We live in such a noisy world. There’s all this stuff roiling around us, demanding our attention: mobile phones, games and apps, the internet, muzak … and people. People, people, people everywhere we turn, it seems. They stand around the aisles at the supermarket or chat loudly in the doctor’s office waiting room — and, sometimes, even in the restroom! I think humans are more constantly “in touch” with each other than ever before, which, at first, seems like a wonderful and incredible thing. After you get past that first glance, when the “honeymoon period” with technology is over, that wonderful blessing seems to be more of a double-edged sword.
Eventually, I think most of us turn around to see all of this stuff and all of these people crowding in on us and realize, “I am never alone.” It seems like a no-brainer, doesn’t it? Of course, we’re never alone. Why would that come as a big shock or surprise? I guess it shouldn’t, but I find epiphanies are sometimes like that for me. I can go along my merry way, living in situations that are less than ideal for my spirit without truly realizing this is the case. I’m not sure if I willfully ignore the truth of my life, or if I search so hard for the silver lining in things that I end up fooling myself. Whatever the reason, there are times when I look around, and it hits me like a brick right between the eyes: “Wow … There are a lot of people around here. And a lot of stuff going on. All the time.”
I had one of these pops of reality a couple of days ago, when I was waiting in my dermatologist’s waiting room. Doctors always run behind, and I arrived about fifteen minutes before my appointment time, as is my habit. I knew I would have to wait, so I brought a book with me. This is a book I recently started reading, and I like it a lot. I look forward to moments during the day when I can take a bit of a break from life in order to lose myself in its pages. Needless to say, I typically don’t have trouble concentrating on this book — at all.
And you know what happened? I could not manage to read anything because the waiting room was too loud. There were people sitting near me, who were discussing their varying skin problems (all of them icky-sounding). If I had been on the opposite side of a crowded room from them, I would have been able to hear their conversations clearly. Instead, we were in a small space, which was designed for quiet. It felt like these people were talking inside my head. There was background music, which, if it had remained in the background, would have been pleasant. Instead, the music had been cranked up to the point where it was obtrusive — probably in an effort to drown out the loud-talkers. After I read the same paragraph five times, I gave up on my book, resigned to spending the remainder of my waiting-room time without entertainment.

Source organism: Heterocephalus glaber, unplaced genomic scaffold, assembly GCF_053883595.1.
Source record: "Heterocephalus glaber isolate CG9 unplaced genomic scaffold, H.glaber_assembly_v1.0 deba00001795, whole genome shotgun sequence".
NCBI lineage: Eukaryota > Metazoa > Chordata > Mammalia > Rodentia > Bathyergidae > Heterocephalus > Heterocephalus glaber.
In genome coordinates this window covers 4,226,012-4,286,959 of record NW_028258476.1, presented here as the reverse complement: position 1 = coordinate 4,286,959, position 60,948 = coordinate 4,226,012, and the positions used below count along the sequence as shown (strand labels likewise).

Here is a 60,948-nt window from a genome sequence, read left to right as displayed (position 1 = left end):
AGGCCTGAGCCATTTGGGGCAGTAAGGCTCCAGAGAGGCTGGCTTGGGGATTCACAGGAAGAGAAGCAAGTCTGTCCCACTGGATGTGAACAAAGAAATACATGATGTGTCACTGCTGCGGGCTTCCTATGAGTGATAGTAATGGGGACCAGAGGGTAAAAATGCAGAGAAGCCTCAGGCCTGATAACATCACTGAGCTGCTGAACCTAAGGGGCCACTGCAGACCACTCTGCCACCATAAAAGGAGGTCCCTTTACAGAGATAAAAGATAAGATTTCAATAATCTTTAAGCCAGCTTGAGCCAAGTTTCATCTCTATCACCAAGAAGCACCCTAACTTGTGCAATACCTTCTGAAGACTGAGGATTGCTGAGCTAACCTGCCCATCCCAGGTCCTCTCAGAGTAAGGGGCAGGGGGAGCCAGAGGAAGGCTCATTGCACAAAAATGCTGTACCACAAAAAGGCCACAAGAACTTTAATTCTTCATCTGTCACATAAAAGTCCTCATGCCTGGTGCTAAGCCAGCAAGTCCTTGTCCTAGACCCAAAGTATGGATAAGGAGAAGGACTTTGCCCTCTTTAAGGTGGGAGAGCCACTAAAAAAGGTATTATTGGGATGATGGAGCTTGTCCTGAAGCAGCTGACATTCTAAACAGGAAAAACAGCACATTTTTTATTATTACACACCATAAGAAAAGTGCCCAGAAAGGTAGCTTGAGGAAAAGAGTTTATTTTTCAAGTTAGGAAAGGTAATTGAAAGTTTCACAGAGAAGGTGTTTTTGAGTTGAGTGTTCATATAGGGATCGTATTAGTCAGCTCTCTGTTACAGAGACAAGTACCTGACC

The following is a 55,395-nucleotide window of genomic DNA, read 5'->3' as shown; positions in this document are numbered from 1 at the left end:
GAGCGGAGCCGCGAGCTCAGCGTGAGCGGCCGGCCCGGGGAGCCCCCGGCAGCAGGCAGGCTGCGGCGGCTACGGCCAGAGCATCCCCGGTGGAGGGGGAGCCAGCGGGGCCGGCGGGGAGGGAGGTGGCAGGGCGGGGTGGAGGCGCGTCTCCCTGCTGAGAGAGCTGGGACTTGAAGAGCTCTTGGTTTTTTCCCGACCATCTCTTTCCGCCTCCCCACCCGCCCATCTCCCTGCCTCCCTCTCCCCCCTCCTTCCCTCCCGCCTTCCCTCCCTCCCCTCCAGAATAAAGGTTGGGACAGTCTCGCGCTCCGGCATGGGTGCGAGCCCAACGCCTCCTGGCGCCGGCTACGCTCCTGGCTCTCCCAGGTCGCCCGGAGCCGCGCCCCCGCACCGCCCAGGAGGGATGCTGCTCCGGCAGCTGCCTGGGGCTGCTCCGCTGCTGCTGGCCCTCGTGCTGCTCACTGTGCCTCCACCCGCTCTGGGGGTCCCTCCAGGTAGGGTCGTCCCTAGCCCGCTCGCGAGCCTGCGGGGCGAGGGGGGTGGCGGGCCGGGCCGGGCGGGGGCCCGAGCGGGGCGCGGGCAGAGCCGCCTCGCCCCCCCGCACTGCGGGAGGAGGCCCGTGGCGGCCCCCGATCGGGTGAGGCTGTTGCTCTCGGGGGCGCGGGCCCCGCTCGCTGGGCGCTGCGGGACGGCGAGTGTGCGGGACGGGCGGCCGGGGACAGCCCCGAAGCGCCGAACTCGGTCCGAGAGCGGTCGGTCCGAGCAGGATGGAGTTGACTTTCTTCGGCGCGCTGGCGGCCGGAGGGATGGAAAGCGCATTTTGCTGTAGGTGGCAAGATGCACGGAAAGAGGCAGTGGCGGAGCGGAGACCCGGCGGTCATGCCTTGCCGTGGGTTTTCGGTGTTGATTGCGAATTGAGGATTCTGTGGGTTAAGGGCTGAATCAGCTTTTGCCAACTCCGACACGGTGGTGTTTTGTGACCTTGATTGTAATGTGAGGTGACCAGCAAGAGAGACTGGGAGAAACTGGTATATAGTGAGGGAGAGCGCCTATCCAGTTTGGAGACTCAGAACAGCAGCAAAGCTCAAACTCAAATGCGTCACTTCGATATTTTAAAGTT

And it got me to thinking about how hard it is, in our society, to find true silence and solitude. We are never alone. Even when we think we are alone — in the privacy of our homes, for example — we aren’t. Because our “smart” phones are always there, leaving the world just a quick call, text, or email away, binging at us with cheerful reminders that the world is always out there, waiting for us.
I grew up in the country, and my only sibling is nine years older than me, which, virtually, made me an only child. Silence and solitude were not hard to come by during my childhood. I had a horse, and I can remember riding out on a spring morning. My horse and I would cross our driveway and the dirt road in front of our house, and, within a short distance, we would be “nowhere”. If you’ve never been there before, let me tell you: Nowhere is a great place to be.
Our little dirt road wasn’t well traveled, but, once we arrived at “Nowhere”, there wasn’t any chance of seeing or hearing a car. Depending on how hot it was, I would hear insect noises and the rustling of the tall grass around us. If my dog had followed me, I would hear the clinking of his tags and his happy snuffles as he followed his nose to seek out rabbits or armadillos or any other little critters that might be nearby for a fun chase. I would hear birds singing and twittering from low-hanging branches as we passed by. The creak of saddle leather and the steady clopping of hooves against the ground seemed loud compared to the nature sounds around us, but they were comforting noises. It was hard not to fall in love with everything around me: with the world, with nature, with the huge and amazing wonder of it all, and with life. I often felt I was the luckiest person in the universe, which probably explains why I spent so much time out there with my horse, because I didn’t feel particularly lucky or grand in other parts of my life.
I didn’t realize, at the time, how lucky I was. I didn’t realize how precious silence and solitude were. I think I took it all for granted. It never occurred to me that my life might not always be that way. I’m not sure I really thought about any of it; I was a kid, after all. But, if I did stop to think about it, I probably would have believed I would always live in the country. I expected to have that kind of life: small, but in a good way, and close to nature. It is not the kind of life I ended up with, that’s for sure!
Now, I look back on those early morning rides and I realize how blessed I was to experience such peace and beauty. As an adult, I realize what an incredible gift it all was, and I wonder if I’ll ever find my way back to a place of solitude and silence. Because I miss it.